Streetlight Canvass Pilot Project

Introduction:

On October 22nd, 2018 the City of Little Rock completed a pilot streetlight canvass. This pilot project was performed in partnership with the Midtown Neighborhood and the University District and was supported by the Sustainability Commission and City’s Data Governance Committee. The City of Little Rock wants to ensure that all residents feel secure in their neighborhood and a key part of security is having adequate lighting during night time. To ensure that Little Rock streets continue to be well lit the City developed a plan to have volunteers visit every streetlight in a specified neighborhood to determine the number of streetlights that are not lit. Due to existing partnerships the City chose to pilot this project in the Midtown Neighborhood. The Midtown neighborhood boundaries are as follows:

  • Northern boundary: Charles Bussey/20th St
  • Southern boundary: Asher Ave
  • Eastern boundary: Elm Street
  • Western boundary: Monroe St

Methods:

The Sustainability Commission created walking routes that covered every street within the neighborhood boundaries. Nine (9) routes that averaged 1.5 miles were created. The route maps showed star icons indicating the approximate location of all the streetlights along that route.

Fig. 1. Example of route maps provided on the canvassing day.

The initial canvass was performed on October 22nd, 2018 at 7 p.m. and began at the LRSD Adult Education Center on Madison St. The following information was recorded along each route:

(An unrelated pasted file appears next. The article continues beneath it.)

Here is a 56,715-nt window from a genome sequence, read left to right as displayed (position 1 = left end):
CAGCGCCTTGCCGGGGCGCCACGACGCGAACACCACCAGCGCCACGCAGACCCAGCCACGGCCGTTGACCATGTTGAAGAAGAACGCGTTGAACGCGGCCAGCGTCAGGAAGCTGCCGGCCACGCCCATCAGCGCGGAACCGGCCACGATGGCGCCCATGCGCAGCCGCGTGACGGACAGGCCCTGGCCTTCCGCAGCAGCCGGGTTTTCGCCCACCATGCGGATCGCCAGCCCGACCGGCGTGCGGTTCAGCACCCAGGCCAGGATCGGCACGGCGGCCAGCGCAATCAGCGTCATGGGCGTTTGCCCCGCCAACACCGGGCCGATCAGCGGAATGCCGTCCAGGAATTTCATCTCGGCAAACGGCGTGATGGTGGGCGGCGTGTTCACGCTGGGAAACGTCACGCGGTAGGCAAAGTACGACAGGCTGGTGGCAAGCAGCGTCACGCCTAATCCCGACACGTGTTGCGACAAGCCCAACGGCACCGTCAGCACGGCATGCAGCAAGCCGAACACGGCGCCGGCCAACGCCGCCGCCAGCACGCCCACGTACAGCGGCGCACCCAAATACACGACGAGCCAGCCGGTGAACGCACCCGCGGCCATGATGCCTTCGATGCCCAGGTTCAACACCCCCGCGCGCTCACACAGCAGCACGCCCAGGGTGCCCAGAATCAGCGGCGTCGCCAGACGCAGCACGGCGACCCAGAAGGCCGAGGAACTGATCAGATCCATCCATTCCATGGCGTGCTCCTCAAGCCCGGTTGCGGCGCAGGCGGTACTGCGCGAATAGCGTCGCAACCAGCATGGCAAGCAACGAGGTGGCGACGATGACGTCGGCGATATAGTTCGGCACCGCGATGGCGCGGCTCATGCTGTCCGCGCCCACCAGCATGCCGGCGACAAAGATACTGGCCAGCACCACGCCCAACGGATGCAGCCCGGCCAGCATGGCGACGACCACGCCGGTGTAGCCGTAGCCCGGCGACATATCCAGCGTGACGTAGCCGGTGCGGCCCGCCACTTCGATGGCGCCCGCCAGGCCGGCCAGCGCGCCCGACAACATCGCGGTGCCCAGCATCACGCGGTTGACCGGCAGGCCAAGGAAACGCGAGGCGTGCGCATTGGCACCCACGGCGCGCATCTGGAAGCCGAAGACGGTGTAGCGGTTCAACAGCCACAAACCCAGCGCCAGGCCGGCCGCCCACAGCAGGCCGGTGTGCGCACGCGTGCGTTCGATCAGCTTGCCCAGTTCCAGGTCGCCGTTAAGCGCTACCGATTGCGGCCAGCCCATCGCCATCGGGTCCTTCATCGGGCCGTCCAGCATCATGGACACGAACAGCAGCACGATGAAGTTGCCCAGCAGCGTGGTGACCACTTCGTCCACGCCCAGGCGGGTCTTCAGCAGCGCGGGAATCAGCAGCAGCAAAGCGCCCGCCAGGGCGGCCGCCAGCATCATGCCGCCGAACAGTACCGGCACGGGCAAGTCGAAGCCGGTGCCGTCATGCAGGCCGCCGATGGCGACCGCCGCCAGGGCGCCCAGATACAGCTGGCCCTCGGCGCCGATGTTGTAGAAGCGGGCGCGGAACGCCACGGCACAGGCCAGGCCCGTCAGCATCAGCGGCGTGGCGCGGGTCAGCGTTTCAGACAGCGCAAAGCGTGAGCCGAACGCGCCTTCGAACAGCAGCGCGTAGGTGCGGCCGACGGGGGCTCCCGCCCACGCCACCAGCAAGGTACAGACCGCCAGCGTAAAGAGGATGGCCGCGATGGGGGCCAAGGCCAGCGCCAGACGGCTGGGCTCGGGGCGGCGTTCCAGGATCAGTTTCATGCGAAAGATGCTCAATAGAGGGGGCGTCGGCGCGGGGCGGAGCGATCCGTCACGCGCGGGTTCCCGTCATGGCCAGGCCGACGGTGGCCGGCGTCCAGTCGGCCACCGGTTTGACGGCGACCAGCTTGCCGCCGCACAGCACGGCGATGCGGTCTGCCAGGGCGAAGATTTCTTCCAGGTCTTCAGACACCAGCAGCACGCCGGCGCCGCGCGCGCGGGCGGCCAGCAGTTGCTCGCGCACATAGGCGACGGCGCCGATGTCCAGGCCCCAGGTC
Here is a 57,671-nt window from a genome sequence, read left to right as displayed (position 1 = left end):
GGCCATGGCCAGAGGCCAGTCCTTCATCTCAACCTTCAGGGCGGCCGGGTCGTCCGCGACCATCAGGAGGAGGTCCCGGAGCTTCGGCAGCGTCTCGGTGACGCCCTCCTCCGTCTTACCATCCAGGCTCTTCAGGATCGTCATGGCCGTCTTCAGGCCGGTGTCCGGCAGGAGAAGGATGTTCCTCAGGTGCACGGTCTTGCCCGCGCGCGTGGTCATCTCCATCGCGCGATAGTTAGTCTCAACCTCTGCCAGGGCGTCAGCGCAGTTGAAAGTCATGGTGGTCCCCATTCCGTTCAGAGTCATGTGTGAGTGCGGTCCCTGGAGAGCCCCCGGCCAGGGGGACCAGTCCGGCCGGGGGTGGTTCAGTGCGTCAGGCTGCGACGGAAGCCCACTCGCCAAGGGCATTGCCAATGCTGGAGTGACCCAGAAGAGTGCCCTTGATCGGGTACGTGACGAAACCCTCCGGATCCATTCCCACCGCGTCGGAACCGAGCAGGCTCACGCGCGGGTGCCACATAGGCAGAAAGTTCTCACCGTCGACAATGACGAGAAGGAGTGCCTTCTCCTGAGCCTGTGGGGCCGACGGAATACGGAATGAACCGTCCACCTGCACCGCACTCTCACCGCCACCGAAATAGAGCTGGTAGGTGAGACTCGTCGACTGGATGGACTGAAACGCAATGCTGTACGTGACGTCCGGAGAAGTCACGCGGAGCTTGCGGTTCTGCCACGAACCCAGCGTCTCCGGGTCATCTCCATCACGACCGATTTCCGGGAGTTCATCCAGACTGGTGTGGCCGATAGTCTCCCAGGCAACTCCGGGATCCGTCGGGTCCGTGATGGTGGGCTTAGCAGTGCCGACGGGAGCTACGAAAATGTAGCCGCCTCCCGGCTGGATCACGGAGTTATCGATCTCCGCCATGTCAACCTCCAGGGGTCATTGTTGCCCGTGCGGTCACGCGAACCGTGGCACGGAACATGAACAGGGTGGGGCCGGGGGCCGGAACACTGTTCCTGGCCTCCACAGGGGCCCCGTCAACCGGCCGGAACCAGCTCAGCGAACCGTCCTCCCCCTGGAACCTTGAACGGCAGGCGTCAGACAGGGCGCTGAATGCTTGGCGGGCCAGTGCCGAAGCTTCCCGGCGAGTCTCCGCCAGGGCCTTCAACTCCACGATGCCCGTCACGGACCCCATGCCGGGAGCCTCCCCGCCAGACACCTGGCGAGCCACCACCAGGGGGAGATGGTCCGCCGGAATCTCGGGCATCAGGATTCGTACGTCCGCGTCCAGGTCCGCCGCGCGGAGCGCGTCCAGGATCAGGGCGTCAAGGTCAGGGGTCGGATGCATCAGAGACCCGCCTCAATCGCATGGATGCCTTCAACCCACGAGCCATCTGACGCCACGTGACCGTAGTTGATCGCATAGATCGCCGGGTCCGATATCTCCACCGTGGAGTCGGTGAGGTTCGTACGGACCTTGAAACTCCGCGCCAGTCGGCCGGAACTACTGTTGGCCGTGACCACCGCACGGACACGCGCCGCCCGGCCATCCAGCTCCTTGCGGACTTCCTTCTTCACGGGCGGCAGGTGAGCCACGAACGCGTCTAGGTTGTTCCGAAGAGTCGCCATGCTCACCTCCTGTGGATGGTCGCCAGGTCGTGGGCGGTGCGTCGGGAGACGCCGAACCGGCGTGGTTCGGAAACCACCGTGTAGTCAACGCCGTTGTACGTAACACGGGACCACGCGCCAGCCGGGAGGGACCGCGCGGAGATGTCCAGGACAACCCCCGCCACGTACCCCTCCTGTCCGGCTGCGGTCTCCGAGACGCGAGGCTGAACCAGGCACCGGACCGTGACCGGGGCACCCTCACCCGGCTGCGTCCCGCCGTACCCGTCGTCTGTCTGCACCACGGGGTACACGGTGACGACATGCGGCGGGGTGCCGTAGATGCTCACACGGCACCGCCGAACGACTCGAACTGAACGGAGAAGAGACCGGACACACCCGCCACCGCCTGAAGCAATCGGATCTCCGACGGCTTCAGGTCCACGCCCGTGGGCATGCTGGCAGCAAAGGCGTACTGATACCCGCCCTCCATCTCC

1) Street lights that were not on (reported by using the LR 311 mobile application).
     2) Street lights that were blocked by tree limbs (recorded on paper).
     3) Street lights that appeared dimmer than others (recorded on paper).

Results:
There are approximately 296 streetlights in the Midtown Neighborhood.
37 streetlights were reported as out = 12.5% outage rate
27 streetlights were reported as partially or fully blocked by tree limbs = 9% of streetlights obscured
1 streetlight was reported as dim.

Fig. 2. Map of streetlights that were reported in 311 as out and streetlights that were recorded as obstructed by tree limbs. 

Conclusion:
At 12.5% the Midtown Neighborhood has a larger percentage of non-working streetlights than the 5% outage rate provided for in the City’s streetlight contract. The percentage of non-working streetlights across the whole city or in other neighborhoods is unknown and could be higher, lower, or equal. The high percentage of non-working streetlights in this area and across the city is most likely due to lack of outage reporting by residents. More focus needs to be placed on educating residents to use 311 to report streetlight outages.


Due to the color differences between streetlights in this neighborhood it was difficult to determine if a street light appeared dim. Therefore only one streetlight was recorded as “dim.”


9% of street lights in the Midtown Neighborhood were reported as blocked by tree limbs. Most of this overgrowth occurs in or near alleys where streets are more narrow and there is less space between trees and utility poles.

 

Questions about this project? 

Contact Lennie Massanelli at 501-371-4586 or lmassanelli@littlerock.gov